Sorry for disturbing, but I had the chance to read your presentation of the Hafele-Keating experiment, and I feel the duty to point out some possible mistakes which appear, in my opinion, in the table "Kinematic Time Shift Calculation". If I am wrong, I would be happy to know your reply.

1 - The first formula, T = T0/sqr(1-v^2/c^2), is intended to give the kinematic time dilation, but it is not made clear what T and T0 mean (as it should be done in a mostly possible self-contained presentation of any argument). The formula would be correct indeed if T0 is a proper time, and T a coordinate time (in the present case, some kind of an "absolute" time, relative to an inertial reference frame in which the Earth does rotate - for instance, a Sun-centered coordinate system).

2 - Formula 2 is surely wrong, or, to say the least, incompatible with the previous formula 1, which would imply a plus sign, instead than a minus. If we want to use formula 2 in the following, it would be better then to EXCHANGE the meaning of the symbols, T is now the proper time, and T0 the "absolute" time, introduced in point 1.

3 - Two expressions follow, giving the dependence of a parameter T from a parameter T0, but in the fifth and last formula, the parameter T0 has suddenly disappeared, while a new parameter TE appears, which has not been before defined, or specified. The only sensible way to give meaning to all this procedure, is:

- write in the third formula TE instead than T, and so this formula would give the correct kinematic time dilation of the proper time measured on the Earth's surface with respect to the aforesaid absolute time T0;

- leave the fourth formula as it is, since it is quite correct, as the formula expressing the same kinematic time dilation of the proper time measured by the aircraft, with respect to the same time T0;

- deduce the fifth formula for the difference T-TE, which is numerically correct, but then replace in the Right Hand Side TE with T0, that is to say, express the difference T-TE in terms of the absolute time of the travel, T0 .

4 - Now I discuss the next Table, Aircraft Time Dilation. Only one formula appears, which is the fifth formula of the previous table, and it should then be corrected, according to my previous remarks, as T-TE as a function of T0. Well, the first assertion after the formula, "For travel eastward, v has a positive sign and the shift will be negative", is correct, but it would be rather misleading with respect to what follows. As a matter of fact, you claim thereafter: "But for a westward flight the time shift is positive", WITH NO PROOF, and then the reader would ask: WHY? At this point, the simplest thing to do for him, is to repeat the previous argument, namely to think: "For travel westward, v has a negative sign...", which is true, but the fact is that from this assumption IT DOES NOT FOLLOW THAT THE WESTWARD TIME SHIFT IS POSITIVE IN ALL CASES! As a matter of fact, the expression -(2Rwv+v^2) [I write w for omega], when v is negative, can be either positive, as you stated, or even negative! It does depend from the sign of the expression 2Rw+v: if this is positive, that is to say, if the absolute value of the eastward speed is LESS than 2Rw (which is the double of the "absolute" Earth's rotation speed - this is perhaps a sensible assumption for an aircraft's speed, a speed relative to the Earth's surface, BUT THE INTRODUCTION OF THIS ADDITIONAL HYPOTHESIS SHOULD BE SPECIFIED), then your conclusion is correct. But for speeds v greater of this value, then EVEN THE WESTWARD (KINEMATIC) TIME SHIFT WOULD BE NEGATIVE!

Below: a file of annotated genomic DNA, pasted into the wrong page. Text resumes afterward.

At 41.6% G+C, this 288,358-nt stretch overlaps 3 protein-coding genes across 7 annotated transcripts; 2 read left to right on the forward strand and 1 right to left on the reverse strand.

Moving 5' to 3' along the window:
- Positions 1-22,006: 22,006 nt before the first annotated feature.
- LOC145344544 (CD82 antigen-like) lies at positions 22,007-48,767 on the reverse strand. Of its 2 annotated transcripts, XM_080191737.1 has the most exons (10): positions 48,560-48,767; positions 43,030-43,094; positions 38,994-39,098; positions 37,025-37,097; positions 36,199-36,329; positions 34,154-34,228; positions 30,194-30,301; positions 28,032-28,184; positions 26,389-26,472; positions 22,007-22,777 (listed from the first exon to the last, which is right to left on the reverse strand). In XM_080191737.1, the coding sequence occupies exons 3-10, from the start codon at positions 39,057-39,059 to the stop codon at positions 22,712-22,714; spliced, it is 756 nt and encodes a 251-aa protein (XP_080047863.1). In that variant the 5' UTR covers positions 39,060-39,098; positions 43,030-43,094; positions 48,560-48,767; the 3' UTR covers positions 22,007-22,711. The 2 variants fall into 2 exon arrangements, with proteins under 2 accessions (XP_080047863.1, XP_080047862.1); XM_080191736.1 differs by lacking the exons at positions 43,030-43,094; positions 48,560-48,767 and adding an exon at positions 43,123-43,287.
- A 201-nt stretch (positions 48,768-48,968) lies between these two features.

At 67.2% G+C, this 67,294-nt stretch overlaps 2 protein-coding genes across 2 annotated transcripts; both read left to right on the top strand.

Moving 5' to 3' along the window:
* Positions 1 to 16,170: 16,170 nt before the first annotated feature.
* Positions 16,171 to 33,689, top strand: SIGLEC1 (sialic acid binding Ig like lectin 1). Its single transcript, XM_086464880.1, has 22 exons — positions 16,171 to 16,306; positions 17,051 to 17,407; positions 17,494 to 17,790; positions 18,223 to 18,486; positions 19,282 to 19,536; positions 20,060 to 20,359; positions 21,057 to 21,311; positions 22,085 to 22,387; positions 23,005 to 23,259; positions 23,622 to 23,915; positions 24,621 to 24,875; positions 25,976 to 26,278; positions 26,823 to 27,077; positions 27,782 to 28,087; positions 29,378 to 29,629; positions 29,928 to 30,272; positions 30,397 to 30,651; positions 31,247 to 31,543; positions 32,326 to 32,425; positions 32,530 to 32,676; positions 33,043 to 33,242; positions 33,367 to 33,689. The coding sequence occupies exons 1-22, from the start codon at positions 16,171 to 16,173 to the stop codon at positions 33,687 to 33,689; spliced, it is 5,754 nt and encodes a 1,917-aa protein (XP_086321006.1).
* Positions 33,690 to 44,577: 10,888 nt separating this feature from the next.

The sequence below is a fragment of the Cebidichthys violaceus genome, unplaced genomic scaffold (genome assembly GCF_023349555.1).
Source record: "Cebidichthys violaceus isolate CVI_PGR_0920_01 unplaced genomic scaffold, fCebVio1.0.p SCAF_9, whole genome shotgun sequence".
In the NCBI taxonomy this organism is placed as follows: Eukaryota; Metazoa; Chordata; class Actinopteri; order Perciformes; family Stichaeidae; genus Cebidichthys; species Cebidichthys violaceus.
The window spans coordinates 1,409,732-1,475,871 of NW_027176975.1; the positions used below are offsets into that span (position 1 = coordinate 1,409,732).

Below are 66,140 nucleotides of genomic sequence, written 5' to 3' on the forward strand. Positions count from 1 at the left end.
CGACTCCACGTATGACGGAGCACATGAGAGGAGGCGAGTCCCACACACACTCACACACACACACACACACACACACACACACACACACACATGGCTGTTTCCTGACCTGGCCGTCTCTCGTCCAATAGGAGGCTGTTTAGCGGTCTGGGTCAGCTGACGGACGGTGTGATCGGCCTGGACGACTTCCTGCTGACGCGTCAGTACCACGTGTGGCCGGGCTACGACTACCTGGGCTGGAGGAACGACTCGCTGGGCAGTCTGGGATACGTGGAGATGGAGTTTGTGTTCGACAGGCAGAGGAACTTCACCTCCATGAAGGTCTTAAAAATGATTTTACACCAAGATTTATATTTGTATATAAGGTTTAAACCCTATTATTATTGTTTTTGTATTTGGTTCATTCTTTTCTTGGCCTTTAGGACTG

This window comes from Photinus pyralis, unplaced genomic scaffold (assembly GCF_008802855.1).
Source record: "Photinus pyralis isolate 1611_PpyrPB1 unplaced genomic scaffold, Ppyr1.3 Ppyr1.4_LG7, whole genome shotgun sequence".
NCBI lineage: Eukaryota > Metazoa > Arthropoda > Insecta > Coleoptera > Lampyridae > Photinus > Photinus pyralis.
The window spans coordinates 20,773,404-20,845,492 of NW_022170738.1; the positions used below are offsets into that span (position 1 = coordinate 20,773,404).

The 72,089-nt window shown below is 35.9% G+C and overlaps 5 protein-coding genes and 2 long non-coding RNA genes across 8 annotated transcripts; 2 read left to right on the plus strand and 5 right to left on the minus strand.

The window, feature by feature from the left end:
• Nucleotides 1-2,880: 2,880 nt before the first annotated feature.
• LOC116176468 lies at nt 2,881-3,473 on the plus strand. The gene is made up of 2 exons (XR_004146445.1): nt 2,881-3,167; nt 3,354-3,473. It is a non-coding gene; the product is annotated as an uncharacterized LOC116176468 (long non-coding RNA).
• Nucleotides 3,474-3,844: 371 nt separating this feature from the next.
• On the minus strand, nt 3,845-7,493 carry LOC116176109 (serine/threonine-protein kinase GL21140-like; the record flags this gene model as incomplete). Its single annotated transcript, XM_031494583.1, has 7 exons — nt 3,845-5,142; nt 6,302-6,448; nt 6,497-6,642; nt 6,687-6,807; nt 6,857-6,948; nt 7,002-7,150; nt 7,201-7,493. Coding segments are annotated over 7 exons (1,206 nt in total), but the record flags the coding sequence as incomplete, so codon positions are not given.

Thanks for your attention,

Umberto Bartocci

P.S. At the end of the previous point 3, I forgot to point out that, of course, in the discussed fifth formula for the difference T-TE [which I said had to be corrected replacing in the Right Hand Side TE with T0], one could indeed leave in this RHS the Earth's proper time TE, instead than the "absolute time" T0, because, together with the approximation:

TE ~ (1-w^2*R^2/2c^2)T0

one can introduce even its inverse:

T0 ~ (1+w^2*R^2/2c^2)TE ,

which, after substitution of T0, allows to find an approximated expression of T-TE as a function of TE which is exactly identical to the one in which appears T0, and to the one which appears in your table.

That is to say, at this point I indicated just some "imperfection" in the procedure (source of possible misunderstandings for the readers), and NOT a numerical mistake...

Thanks once again for your attention,

Umberto Bartocci